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Walter Cunningham, last surviving Apollo 7 astronaut, dies at age 90


Walter Cunningham, the last surviving astronaut from the first successful crewed space mission in Nasa’s Apollo program, has died. He was 90.

A Nasa spokesman, Bob Jacobs, confirmed Cunningham’s death but did not immediately provide further details. Cunningham’s wife, Dot Cunningham, said in a statement that he died on Tuesday but did not say where or provide a cause of death.

Cunningham was one of three astronauts aboard the 1968 Apollo 7 mission, an 11-day flight that beamed live broadcasts as it orbited Earth, paving the way for the moon landing less than a year later.

Cunningham, then a civilian, crewed the mission with US navy Capt Walter M Schirra and Donn F Eisele, a US air force major. Cunningham was the lunar module pilot on the space flight, which launched from the Cape Kennedy air force station in Florida on 11 October and splashed down in the Atlantic south of Bermuda.

Nasa said Cunningham, Eisele and Schirra flew a near-perfect mission. Their spacecraft performed so well that the agency sent the next crew, during the Apollo 8 mission, to orbit the moon as a prelude to the Apollo 11 moon landing in July 1969.

The Apollo 7 astronauts won a special Emmy award for their daily television reports from orbit, during which they clowned around, held humorous signs and educated earthlings about space flight.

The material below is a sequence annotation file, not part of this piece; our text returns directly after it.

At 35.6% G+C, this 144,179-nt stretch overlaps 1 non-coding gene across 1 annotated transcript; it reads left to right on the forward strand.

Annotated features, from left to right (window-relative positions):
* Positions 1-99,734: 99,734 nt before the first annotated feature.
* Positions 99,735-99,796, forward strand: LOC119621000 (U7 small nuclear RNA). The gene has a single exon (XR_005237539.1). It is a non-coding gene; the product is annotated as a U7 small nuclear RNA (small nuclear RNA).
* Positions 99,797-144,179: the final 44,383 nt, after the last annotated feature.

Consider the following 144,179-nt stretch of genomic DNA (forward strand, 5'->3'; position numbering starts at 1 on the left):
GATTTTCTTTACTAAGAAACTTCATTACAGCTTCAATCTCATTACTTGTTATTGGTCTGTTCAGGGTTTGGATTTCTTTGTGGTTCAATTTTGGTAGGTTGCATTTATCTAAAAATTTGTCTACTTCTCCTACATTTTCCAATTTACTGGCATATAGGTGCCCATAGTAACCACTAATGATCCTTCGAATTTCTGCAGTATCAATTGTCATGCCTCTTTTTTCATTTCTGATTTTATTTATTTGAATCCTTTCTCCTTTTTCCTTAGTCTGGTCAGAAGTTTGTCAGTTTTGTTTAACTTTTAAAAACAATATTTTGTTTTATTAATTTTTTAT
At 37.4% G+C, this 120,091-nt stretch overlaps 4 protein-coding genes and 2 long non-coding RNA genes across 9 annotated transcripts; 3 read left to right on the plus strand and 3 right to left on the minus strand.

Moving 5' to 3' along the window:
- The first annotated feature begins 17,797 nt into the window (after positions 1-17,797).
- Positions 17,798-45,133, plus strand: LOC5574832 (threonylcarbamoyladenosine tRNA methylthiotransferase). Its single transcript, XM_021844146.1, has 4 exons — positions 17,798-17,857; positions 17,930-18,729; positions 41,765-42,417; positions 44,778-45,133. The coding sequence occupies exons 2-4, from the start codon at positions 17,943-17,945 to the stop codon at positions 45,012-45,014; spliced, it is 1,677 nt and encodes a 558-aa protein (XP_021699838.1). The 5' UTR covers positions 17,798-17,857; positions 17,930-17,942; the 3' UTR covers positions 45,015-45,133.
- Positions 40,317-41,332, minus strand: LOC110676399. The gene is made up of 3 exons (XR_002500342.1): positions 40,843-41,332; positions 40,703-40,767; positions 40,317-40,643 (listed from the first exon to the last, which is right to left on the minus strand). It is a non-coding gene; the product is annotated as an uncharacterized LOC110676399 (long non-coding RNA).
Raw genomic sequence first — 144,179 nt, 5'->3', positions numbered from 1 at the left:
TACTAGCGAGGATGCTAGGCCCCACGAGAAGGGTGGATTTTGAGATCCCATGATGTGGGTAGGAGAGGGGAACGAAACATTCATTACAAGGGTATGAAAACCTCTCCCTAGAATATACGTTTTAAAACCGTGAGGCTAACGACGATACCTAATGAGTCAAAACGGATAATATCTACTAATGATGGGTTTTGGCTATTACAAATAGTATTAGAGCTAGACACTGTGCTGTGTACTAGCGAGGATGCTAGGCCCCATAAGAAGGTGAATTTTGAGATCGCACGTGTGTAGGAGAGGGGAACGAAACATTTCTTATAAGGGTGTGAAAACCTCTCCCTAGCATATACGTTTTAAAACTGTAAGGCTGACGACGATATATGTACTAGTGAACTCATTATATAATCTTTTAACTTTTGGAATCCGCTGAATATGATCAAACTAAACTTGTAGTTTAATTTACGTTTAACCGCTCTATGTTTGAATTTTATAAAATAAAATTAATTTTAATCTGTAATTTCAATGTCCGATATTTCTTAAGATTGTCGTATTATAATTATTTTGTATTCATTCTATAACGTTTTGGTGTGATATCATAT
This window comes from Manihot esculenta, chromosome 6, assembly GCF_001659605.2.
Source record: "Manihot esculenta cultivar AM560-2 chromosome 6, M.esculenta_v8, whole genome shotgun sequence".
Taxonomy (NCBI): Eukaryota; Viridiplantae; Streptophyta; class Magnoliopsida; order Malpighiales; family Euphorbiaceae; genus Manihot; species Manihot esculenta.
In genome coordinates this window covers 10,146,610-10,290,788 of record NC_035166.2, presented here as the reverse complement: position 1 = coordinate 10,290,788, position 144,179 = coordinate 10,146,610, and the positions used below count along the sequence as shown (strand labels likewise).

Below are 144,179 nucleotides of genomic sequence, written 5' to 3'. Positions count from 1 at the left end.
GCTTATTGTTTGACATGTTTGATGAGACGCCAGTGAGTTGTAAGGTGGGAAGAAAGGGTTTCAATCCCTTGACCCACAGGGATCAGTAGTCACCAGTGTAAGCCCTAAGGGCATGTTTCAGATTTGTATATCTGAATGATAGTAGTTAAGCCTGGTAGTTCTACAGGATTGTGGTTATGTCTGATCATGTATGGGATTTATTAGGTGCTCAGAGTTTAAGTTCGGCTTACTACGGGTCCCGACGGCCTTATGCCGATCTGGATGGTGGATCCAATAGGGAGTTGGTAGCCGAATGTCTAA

It was Nasa’s first crewed space mission since the deaths of the three Apollo 1 astronauts in a launchpad fire on 27 January 1967.

Cunningham recalled the Apollo 7 mission during a 2017 event at the Kennedy Space Center, saying it “enabled us to overcome all the obstacles we had after the Apollo 1 fire and it became the longest, most successful test flight of any flying machine ever”.

Cunningham was born in Creston, Iowa, and attended high school in California before enlisting with the navy in 1951 and serving as a marine corps pilot in Korea, according to Nasa.

He obtained bachelor’s and master’s degrees in physics from the University of California, Los Angeles, where he also did doctoral studies, and worked as scientist for the Rand Corporation before joining Nasa.

In an interview a year before his death, Cunningham recalled growing up poor and dreaming of flying planes, not spacecraft.

“We never even knew that there were astronauts when I was growing up,” Cunningham told the Spokesman-Review.

After his career with Nasa, Cunningham worked in engineering, business and investing and became a public speaker and radio host. He wrote a memoir about his career and time as an astronaut, The All-American Boys.

Although Cunningham never crewed another space mission, he remained a proponent of space exploration. He told the Spokane, Washington, paper last year: “I think that humans need to continue expanding and pushing out the levels at which they’re surviving in space.”

Cunningham is survived by his wife, his sister Cathy Cunningham and his children Brian and Kimberly.



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